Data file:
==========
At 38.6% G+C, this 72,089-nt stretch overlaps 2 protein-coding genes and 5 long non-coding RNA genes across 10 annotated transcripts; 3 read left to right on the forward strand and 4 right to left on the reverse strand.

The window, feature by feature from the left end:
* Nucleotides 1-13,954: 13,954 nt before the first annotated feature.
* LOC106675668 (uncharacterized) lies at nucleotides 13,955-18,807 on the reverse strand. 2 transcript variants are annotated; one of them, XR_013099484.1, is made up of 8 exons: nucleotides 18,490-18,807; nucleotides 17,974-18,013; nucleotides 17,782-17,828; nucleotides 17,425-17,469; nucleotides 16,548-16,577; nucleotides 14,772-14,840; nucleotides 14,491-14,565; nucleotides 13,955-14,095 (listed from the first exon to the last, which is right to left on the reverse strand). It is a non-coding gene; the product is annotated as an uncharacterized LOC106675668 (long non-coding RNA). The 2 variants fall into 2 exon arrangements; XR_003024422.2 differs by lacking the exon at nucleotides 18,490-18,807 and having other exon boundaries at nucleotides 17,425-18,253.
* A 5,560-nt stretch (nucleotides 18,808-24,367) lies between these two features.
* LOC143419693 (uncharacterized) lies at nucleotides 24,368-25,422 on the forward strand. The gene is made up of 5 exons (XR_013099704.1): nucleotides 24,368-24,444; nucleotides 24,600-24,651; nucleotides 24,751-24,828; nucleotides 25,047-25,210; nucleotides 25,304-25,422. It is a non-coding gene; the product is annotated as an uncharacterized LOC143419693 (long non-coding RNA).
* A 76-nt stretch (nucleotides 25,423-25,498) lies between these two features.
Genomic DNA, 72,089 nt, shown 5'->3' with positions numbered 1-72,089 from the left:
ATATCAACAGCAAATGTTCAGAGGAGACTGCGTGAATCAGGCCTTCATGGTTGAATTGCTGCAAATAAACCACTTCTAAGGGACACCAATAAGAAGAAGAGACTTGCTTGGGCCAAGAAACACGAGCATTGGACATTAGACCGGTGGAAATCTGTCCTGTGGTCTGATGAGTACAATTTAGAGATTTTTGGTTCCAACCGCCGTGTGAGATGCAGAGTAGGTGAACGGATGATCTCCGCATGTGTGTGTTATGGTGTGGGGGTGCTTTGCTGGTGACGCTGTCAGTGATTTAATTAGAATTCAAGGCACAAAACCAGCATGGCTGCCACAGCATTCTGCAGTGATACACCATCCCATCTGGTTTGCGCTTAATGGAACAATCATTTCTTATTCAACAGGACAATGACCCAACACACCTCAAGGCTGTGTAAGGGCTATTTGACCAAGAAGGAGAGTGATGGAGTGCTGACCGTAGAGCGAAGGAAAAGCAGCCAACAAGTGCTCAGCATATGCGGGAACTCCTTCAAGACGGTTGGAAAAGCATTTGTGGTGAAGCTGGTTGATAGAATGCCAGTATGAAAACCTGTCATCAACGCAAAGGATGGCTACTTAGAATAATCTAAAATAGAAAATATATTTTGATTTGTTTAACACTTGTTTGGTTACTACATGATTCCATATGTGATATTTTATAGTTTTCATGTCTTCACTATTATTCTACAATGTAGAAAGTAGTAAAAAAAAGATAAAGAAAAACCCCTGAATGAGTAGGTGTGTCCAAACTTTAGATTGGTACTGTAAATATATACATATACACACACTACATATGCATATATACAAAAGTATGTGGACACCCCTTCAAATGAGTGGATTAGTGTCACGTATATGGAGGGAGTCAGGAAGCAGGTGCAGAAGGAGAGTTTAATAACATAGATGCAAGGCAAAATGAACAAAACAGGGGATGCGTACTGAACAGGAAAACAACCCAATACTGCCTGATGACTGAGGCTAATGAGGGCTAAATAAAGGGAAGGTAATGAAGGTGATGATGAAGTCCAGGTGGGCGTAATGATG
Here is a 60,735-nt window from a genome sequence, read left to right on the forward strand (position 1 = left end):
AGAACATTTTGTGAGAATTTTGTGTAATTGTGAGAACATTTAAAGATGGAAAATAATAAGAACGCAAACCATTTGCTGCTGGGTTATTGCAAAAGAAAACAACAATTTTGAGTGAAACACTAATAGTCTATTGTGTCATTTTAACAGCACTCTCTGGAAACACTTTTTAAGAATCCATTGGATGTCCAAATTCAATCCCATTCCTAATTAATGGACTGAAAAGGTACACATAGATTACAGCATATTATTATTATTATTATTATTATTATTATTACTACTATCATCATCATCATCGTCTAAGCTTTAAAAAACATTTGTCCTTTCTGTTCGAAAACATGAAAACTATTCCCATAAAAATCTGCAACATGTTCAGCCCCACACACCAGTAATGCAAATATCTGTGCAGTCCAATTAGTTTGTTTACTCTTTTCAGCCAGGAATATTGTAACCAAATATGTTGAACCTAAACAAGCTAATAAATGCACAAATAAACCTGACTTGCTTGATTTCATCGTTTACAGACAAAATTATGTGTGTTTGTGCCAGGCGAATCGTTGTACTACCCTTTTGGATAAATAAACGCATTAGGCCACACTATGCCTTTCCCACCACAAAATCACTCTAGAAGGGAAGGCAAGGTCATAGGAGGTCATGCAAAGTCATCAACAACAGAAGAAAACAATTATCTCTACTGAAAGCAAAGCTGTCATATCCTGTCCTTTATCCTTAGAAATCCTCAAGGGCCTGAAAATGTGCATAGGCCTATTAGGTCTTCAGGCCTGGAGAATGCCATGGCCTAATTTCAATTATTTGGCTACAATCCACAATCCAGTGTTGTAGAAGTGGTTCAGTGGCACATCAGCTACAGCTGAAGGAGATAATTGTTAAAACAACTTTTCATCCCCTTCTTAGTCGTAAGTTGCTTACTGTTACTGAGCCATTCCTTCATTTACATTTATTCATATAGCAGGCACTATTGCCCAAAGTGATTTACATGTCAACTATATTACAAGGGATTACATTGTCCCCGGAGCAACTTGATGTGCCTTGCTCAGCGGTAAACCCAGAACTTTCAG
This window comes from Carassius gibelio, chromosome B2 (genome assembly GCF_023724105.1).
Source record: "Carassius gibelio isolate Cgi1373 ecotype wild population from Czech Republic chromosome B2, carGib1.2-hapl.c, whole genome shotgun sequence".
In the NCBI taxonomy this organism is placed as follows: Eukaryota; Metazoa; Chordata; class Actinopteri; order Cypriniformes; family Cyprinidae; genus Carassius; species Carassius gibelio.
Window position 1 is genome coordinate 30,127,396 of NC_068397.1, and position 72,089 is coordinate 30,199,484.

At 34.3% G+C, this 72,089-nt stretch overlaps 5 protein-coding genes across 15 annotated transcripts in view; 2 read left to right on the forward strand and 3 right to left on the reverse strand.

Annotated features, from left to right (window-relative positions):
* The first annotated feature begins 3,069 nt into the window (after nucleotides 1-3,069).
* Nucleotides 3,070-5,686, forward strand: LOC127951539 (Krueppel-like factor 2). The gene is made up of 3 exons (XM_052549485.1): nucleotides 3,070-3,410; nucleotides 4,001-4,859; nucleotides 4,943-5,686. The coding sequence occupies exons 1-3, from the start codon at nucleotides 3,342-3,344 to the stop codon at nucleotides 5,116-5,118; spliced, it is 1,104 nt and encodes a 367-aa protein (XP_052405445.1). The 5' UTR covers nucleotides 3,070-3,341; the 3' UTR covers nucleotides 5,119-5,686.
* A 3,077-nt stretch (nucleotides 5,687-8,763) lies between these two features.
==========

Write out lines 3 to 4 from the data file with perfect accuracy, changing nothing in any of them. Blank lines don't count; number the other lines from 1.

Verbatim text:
* Nucleotides 1-13,954: 13,954 nt before the first annotated feature.
* LOC106675668 (uncharacterized) lies at nucleotides 13,955-18,807 on the reverse strand. 2 transcript variants are annotated; one of them, XR_013099484.1, is made up of 8 exons: nucleotides 18,490-18,807; nucleotides 17,974-18,013; nucleotides 17,782-17,828; nucleotides 17,425-17,469; nucleotides 16,548-16,577; nucleotides 14,772-14,840; nucleotides 14,491-14,565; nucleotides 13,955-14,095 (listed from the first exon to the last, which is right to left on the reverse strand). It is a non-coding gene; the product is annotated as an uncharacterized LOC106675668 (long non-coding RNA). The 2 variants fall into 2 exon arrangements; XR_003024422.2 differs by lacking the exon at nucleotides 18,490-18,807 and having other exon boundaries at nucleotides 17,425-18,253.